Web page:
For over three years, Angelenos have anxiously awaited the reopening of Los Angeles State Historic Park, an expansive 34-acre park in Chinatown, at the edge of Downtown. Saturday is the day—it will reopen even bigger, prettier, and grassier than before.
Although the parklands, which everyone will probably still call the Cornfield, were technically transferred into the hands of California State Parks in 2001, the park remained suspended in a kind of temporary limbo state for over a dozen years. In 2014, the park closed while a $20 million renovation sculpted new paths, picnic areas, wetlands, and a stunning pedestrian walkway. Two permanent structures, a ranger station and a welcome center, with new, very handsome bathrooms, were also added.
The park will reopen April 22 with a full day of events starting at 10 a.m., including remarks from Mayor Eric Garcetti and Governor Jerry Brown, but we got to take a tour today—check out our video preview on Facebook.
Los Angeles State Historic Park reopens tomorrow!Posted by Curbed LA on Friday, April 21, 2017
As you enter the park from the south (just steps from the Chinatown Gold Line station), you’ll encounter a lovely new entrance lined with historic cobblestones that date to the 1880s.
Some are in their original positions and others were discovered while excavating the park grounds. They made up the roads serving LA’s first rail depot, which occupied this site until 1901.
The first thing you’ll likely notice on what’s forecasted to be a hot, sunny weekend is the lack of shade. There are plenty of trees planted in the park, including a charming public fruit orchard of citrus trees planted by Fallen Fruit, but they’re still fairly small. The new structures provide some shelter, but, for now, it may be best to plan your visits to avoid the hottest hours of the day, at least in summer.
The two buildings were designed in-house by California State Parks and have nifty sustainability features. The concave roofs act like rainwater catchment systems, sending water over the edge to be collected into rock-covered cisterns in the ground that flow into a nearby arroyo.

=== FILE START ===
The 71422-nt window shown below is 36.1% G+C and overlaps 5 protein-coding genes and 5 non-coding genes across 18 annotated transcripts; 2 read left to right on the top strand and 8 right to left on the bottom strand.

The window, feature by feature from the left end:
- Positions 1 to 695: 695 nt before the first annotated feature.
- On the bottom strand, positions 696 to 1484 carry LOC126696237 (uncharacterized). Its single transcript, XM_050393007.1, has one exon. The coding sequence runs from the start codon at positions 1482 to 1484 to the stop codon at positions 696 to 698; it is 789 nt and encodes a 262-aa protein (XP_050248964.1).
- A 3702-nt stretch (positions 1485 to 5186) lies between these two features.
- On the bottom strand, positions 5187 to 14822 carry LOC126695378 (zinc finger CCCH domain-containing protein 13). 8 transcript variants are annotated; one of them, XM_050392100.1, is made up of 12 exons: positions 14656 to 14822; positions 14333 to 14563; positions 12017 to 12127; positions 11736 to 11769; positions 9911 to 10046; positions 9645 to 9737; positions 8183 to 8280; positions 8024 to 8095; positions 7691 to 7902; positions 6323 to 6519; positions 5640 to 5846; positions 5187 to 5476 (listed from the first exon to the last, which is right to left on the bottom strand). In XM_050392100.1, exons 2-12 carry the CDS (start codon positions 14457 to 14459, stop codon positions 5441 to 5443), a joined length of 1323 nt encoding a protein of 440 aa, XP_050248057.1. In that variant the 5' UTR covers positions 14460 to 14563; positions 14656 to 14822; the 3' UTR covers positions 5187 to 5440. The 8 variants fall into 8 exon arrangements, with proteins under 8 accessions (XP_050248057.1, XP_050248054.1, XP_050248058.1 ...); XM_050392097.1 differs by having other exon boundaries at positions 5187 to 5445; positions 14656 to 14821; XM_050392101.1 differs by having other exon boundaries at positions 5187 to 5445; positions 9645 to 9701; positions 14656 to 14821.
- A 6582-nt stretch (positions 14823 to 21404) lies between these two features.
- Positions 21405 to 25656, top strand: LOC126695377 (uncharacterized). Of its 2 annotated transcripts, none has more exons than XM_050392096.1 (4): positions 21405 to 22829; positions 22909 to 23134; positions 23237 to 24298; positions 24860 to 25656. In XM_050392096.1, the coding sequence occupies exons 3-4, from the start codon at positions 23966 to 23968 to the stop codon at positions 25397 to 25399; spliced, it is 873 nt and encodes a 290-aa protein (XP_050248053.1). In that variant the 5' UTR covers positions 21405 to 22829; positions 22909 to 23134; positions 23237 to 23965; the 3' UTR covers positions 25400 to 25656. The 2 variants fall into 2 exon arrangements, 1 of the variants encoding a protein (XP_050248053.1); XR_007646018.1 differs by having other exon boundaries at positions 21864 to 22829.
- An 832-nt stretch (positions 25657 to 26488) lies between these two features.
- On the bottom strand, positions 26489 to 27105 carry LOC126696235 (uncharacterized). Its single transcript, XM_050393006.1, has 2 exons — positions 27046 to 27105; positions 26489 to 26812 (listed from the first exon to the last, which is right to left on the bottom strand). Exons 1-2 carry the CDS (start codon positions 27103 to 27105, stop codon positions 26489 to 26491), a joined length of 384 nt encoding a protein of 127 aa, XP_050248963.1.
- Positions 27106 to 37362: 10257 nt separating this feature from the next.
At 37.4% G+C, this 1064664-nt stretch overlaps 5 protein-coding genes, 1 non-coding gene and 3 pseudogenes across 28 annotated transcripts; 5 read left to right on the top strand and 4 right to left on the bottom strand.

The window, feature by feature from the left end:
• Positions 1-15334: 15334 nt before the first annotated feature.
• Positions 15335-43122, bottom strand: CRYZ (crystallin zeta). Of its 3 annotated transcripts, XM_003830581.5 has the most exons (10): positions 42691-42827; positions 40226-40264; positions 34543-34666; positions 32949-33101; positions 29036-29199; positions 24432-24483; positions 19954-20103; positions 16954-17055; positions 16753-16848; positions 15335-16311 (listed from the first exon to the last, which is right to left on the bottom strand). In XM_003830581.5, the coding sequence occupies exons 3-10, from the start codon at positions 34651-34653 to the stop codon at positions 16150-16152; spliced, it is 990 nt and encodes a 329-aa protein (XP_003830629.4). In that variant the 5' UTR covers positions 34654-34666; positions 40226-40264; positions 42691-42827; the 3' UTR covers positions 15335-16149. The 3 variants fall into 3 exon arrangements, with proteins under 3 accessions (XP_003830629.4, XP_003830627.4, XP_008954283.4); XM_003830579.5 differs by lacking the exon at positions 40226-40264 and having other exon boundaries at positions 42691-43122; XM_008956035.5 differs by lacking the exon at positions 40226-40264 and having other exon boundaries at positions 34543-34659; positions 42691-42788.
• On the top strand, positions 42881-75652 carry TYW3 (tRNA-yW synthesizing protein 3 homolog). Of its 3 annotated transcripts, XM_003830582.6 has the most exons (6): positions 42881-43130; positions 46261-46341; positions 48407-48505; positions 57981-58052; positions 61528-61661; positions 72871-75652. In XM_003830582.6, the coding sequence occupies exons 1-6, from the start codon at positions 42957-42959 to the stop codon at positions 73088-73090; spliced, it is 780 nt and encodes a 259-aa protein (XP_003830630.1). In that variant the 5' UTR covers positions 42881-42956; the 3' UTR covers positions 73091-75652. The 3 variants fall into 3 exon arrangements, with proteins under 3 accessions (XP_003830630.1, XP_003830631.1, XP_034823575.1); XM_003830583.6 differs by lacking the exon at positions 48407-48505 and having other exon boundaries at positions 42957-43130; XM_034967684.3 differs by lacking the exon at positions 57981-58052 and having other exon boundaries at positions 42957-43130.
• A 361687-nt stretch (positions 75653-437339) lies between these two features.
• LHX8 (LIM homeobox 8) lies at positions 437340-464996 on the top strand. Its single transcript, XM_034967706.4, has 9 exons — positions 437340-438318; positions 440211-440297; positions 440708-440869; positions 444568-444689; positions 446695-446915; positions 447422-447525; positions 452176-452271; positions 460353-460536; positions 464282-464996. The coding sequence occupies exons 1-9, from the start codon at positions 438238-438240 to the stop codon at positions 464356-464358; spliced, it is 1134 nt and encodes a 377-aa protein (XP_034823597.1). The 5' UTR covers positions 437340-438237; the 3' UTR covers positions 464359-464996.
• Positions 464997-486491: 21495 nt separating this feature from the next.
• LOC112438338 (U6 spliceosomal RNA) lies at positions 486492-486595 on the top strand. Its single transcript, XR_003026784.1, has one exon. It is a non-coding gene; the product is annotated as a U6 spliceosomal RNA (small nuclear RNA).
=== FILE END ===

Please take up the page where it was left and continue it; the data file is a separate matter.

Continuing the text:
As Stephanie Campbell, a park and recreation specialist for California State Parks told Curbed, during the last storms, rain cascaded over the roof in waterfalls and turned the arroyo into a full-on creek.
For the best views—and to get the only true sense of how big this space is—climb the pedestrian walkway, which is situated over the former rail depot’s roundhouse, located in the center of the park, to gaze at grassy knolls dotted with bright-orange poppies. This walkway doesn’t connect to Broadway, which runs along the western side of the park, but it was designed in a way to anticipate this move when more funds are available.
On the programming side, expect fewer concerts and festivals in the park and more cultural events. The park’s extensive outreach program—formed out of a stunning 65 community meetings—created a local park ambassadors group named the Promotoras. This team will shape the programming and educational events, including the interpretive history exhibitions about the site and the neighborhood that will open soon at the welcome center, according to Marissa Llanes of Community Nature Connection.
Perhaps the most exciting addition to the neighborhood is not yet installed—a restaurant will be landing in the park by June. It’s being fabricated off-site right now using shipping containers. The restaurant will be located in the southern corner of the park and, yes, it will have drinks, so expect to be spending your summer evenings here in the beer garden, gazing at the Los Angeles skyline.